When the package 11 is sprayed with a flow of the abrasive 8 and so on, the flashes 12 of the package 11 can be effectively removed. Furthermore, even flashes 12 which are formed at narrow sites (e.g., between the leads of the lead frame 9) can be completely removed by sharp edges formed by splitting of cleavages along the cracks 8a of the abrasive 8.

The excellent flash removing performance of the abrasive 8 of the present invention was confirmed by a Test to be described below. The Test includes a Comparative Example.

Comparative Example

The "MEKPO" was added in the amount of 2% to an unsaturated polyester raw material "Estar R 235 A-1". The resultant mixture was injected into a mold having dimensions of 300×300×20 (mm). A synthetic resin block thus obtained was granulated by a crusher, and the granules were then milled by an impact grinder to provide a synthetic resin abrasive having an average size of about 0.3 mm.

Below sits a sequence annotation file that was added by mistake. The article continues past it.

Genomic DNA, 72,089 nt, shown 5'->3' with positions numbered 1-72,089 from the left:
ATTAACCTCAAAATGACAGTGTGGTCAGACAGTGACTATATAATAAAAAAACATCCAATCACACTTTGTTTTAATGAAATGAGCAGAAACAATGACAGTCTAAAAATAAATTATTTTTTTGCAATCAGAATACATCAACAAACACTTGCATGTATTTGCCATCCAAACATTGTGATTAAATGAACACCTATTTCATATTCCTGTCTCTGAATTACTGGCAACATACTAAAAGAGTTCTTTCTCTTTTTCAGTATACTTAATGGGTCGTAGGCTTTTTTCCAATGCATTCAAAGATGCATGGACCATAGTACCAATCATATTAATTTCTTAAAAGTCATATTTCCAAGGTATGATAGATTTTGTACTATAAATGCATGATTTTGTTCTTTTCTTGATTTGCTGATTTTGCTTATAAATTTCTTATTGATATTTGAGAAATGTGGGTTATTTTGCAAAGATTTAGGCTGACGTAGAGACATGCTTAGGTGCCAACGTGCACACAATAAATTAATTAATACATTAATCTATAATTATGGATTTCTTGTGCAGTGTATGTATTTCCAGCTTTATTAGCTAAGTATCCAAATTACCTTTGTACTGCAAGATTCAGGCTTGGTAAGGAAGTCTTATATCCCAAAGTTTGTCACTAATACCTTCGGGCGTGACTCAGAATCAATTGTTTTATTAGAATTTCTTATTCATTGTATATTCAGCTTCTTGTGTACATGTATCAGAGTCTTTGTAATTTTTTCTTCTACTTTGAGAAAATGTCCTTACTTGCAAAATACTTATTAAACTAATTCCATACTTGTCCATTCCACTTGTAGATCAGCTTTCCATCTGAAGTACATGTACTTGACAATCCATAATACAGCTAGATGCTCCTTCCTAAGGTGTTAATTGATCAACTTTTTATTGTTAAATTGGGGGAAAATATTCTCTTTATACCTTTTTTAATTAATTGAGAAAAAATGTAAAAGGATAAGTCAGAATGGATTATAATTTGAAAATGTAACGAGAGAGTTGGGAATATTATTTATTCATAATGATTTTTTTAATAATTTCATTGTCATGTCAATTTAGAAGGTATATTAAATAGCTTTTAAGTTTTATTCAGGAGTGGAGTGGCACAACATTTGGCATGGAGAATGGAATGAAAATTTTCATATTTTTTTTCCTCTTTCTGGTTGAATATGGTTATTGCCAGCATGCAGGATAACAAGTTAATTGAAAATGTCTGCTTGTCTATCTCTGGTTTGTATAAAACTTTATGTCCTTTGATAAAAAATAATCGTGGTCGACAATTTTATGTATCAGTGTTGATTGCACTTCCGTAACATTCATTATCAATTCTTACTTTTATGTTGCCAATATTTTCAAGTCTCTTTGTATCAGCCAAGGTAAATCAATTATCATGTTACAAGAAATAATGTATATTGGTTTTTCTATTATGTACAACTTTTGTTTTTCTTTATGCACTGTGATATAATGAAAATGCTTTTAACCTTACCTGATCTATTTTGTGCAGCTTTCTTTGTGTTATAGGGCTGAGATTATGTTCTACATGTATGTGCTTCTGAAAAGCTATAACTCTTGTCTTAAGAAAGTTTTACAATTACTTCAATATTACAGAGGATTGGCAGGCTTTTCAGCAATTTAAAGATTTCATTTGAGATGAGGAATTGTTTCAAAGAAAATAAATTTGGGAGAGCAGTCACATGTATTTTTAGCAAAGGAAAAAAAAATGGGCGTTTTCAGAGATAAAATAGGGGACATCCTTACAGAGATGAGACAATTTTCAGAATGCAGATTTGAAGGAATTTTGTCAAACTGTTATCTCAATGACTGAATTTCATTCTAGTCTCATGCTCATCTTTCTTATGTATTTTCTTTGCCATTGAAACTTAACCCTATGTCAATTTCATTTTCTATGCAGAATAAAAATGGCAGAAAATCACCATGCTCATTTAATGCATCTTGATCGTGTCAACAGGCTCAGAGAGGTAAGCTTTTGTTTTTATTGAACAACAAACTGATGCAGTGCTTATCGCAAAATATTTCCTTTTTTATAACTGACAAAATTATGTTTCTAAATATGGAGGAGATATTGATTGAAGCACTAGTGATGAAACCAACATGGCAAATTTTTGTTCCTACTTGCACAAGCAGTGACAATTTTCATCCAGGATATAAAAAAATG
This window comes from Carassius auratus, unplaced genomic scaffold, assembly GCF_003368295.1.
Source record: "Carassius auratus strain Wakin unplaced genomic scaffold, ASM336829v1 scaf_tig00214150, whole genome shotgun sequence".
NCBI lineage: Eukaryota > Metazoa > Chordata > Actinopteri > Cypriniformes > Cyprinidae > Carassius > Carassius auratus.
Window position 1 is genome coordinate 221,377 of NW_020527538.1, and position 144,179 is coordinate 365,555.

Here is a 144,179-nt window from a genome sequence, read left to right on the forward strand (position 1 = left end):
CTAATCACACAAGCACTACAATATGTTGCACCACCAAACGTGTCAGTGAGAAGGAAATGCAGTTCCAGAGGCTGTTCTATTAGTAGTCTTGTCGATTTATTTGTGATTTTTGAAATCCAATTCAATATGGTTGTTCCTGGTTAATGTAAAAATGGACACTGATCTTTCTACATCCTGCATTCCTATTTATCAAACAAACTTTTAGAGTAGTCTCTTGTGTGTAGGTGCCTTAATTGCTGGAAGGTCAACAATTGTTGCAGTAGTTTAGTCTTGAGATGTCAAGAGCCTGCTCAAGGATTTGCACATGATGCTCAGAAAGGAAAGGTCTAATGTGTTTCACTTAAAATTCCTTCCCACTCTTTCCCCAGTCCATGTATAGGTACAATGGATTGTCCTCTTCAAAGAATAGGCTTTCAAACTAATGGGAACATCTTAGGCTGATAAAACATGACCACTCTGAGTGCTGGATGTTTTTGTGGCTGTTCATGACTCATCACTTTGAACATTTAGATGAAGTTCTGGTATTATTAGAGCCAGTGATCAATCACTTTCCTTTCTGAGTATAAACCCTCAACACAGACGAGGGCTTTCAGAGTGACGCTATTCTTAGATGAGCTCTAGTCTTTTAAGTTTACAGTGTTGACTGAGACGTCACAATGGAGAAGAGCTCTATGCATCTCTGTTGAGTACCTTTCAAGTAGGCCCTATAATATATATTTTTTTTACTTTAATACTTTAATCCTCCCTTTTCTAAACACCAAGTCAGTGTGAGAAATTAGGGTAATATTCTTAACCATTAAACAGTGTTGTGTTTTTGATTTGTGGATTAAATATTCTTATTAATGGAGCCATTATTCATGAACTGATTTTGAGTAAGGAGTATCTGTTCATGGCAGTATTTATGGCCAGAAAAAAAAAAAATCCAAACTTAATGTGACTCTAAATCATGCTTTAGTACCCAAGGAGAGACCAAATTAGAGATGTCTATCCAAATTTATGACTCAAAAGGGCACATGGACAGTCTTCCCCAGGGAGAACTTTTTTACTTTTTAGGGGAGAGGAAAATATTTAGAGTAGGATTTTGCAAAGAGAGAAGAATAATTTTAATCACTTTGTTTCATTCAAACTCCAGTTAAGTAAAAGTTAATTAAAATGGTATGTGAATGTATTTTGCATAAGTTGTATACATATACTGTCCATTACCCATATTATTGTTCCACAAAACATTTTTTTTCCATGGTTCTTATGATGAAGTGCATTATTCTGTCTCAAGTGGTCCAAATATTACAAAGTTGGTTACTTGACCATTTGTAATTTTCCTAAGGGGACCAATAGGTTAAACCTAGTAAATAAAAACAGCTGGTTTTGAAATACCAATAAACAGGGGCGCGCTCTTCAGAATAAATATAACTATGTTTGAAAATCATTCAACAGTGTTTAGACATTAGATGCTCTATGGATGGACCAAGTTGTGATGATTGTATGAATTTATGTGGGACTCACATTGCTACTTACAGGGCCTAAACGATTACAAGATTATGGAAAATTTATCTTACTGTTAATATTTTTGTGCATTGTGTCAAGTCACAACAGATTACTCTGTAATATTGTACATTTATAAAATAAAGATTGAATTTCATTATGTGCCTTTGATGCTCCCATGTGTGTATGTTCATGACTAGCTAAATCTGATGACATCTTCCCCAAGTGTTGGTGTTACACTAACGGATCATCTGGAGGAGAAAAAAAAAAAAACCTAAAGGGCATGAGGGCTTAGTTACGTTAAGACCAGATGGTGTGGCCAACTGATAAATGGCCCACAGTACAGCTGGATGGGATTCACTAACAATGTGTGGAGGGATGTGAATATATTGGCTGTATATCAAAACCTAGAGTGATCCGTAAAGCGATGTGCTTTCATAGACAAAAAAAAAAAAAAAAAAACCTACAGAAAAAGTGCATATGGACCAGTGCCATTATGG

Flash removal from plastic encapsulated semiconductor packages was performed using the abrasive having cracks as obtained in Example 1 and the abrasive of the Comparative Example. The results obtained are shown in a graph in FIG. 6. The test conditions were as follows. After 24 hours of continuous flash removal from plastic encapsulated semiconductor packages, the abrasive was used for flash removal from a further 10,000 packages. One thousand packages were randomly sampled for each of Example 1 and the Comparative Example. The ratio of the number of packages from which the flashes were completely removed to the total number of sampled packages for Example 1 and the Comparative Example is shown in the form of a bar graph in FIG. 6. As may be seen from FIG. 6, the abrasive of Example 1 provides substantially 100% flash removal efficiency while that of the Comparative Example shows a flash removal efficiency of only about 80%. Thus, the abrasive of the present invention was proved to have an excellent performance.

The use of the abrasive of the present invention is not limited to flash removal from plastic encapsulated semiconductor packages alone but may be extended to flash removal from other resin molded products, surface treatment of soft metals and the like.

EXAMPLE 2